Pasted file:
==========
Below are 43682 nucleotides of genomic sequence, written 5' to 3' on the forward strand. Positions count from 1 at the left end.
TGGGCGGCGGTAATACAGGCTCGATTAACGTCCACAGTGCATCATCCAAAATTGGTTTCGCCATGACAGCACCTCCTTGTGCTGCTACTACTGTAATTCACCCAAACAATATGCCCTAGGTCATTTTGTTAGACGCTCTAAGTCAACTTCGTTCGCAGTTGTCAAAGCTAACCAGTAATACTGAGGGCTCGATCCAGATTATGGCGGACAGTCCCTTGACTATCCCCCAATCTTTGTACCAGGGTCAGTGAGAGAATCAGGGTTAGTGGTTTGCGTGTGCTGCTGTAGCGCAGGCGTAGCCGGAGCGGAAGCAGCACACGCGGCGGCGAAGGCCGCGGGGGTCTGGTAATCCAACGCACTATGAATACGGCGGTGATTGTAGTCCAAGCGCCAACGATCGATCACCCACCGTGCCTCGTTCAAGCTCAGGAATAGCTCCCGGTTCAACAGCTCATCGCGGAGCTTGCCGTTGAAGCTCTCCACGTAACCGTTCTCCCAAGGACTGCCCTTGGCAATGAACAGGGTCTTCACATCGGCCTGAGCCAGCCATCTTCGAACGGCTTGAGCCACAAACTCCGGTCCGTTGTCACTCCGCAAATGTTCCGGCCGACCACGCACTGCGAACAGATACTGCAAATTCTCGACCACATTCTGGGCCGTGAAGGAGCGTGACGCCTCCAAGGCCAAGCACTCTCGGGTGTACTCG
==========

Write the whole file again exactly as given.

Below are 43682 nucleotides of genomic sequence, written 5' to 3' on the forward strand. Positions count from 1 at the left end.
TGGGCGGCGGTAATACAGGCTCGATTAACGTCCACAGTGCATCATCCAAAATTGGTTTCGCCATGACAGCACCTCCTTGTGCTGCTACTACTGTAATTCACCCAAACAATATGCCCTAGGTCATTTTGTTAGACGCTCTAAGTCAACTTCGTTCGCAGTTGTCAAAGCTAACCAGTAATACTGAGGGCTCGATCCAGATTATGGCGGACAGTCCCTTGACTATCCCCCAATCTTTGTACCAGGGTCAGTGAGAGAATCAGGGTTAGTGGTTTGCGTGTGCTGCTGTAGCGCAGGCGTAGCCGGAGCGGAAGCAGCACACGCGGCGGCGAAGGCCGCGGGGGTCTGGTAATCCAACGCACTATGAATACGGCGGTGATTGTAGTCCAAGCGCCAACGATCGATCACCCACCGTGCCTCGTTCAAGCTCAGGAATAGCTCCCGGTTCAACAGCTCATCGCGGAGCTTGCCGTTGAAGCTCTCCACGTAACCGTTCTCCCAAGGACTGCCCTTGGCAATGAACAGGGTCTTCACATCGGCCTGAGCCAGCCATCTTCGAACGGCTTGAGCCACAAACTCCGGTCCGTTGTCACTCCGCAAATGTTCCGGCCGACCACGCACTGCGAACAGATACTGCAAATTCTCGACCACATTCTGGGCCGTGAAGGAGCGTGACGCCTCCAAGGCCAAGCACTCTCGGGTGTACTCG